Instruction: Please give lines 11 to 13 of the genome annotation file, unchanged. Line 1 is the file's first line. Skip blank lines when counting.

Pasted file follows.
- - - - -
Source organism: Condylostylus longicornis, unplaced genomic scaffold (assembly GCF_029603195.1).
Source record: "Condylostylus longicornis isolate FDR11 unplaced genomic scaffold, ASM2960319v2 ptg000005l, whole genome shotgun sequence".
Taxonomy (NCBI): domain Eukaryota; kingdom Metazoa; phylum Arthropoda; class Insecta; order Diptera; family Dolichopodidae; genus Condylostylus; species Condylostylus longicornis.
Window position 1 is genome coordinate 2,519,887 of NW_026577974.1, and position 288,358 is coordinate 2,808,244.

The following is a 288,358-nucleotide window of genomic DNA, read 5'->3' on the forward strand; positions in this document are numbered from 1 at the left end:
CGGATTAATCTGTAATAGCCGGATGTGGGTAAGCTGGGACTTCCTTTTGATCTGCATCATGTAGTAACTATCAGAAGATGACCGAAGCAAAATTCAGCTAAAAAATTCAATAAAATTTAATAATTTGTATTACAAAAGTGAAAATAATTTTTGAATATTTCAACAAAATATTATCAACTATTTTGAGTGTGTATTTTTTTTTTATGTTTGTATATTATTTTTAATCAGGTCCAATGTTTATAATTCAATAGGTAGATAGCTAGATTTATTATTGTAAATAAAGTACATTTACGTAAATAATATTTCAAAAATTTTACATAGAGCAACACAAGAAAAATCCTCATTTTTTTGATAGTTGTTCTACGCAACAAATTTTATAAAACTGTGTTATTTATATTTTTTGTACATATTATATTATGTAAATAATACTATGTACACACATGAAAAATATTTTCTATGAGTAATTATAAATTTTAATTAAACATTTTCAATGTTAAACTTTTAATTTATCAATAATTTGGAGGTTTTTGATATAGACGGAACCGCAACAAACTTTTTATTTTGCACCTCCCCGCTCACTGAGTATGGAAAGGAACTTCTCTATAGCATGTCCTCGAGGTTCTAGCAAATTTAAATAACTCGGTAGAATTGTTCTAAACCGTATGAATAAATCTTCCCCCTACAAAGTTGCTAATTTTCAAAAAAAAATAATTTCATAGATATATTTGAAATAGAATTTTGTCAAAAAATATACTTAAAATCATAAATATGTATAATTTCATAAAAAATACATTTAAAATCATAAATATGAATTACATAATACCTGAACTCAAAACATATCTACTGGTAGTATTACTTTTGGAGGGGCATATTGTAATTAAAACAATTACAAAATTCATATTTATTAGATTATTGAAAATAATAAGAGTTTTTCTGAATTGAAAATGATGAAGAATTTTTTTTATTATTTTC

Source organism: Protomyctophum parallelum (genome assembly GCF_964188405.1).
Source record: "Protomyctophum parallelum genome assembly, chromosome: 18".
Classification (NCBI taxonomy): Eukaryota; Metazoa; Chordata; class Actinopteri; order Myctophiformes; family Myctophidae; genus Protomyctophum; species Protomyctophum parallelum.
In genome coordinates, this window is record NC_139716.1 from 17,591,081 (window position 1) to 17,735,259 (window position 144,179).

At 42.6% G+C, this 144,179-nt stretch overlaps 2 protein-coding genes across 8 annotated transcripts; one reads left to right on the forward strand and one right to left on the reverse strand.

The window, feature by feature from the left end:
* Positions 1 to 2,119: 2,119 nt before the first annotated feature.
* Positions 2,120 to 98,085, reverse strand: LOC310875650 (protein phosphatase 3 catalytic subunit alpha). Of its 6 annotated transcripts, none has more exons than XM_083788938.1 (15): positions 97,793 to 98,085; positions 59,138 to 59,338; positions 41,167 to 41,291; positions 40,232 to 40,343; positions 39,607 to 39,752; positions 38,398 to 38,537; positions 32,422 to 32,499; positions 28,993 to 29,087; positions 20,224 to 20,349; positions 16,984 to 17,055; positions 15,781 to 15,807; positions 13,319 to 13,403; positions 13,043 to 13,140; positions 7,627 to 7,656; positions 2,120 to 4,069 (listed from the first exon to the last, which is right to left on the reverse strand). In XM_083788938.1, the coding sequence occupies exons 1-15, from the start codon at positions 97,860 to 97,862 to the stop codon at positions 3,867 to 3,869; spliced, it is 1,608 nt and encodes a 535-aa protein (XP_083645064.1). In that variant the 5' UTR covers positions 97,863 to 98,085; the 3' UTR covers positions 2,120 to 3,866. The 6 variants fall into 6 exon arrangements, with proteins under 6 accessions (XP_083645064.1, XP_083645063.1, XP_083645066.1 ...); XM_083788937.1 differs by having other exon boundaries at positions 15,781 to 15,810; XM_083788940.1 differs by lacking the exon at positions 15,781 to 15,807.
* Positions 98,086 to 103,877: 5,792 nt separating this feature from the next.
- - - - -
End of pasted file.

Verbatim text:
At 42.6% G+C, this 144,179-nt stretch overlaps 2 protein-coding genes across 8 annotated transcripts; one reads left to right on the forward strand and one right to left on the reverse strand.

The window, feature by feature from the left end:
* Positions 1 to 2,119: 2,119 nt before the first annotated feature.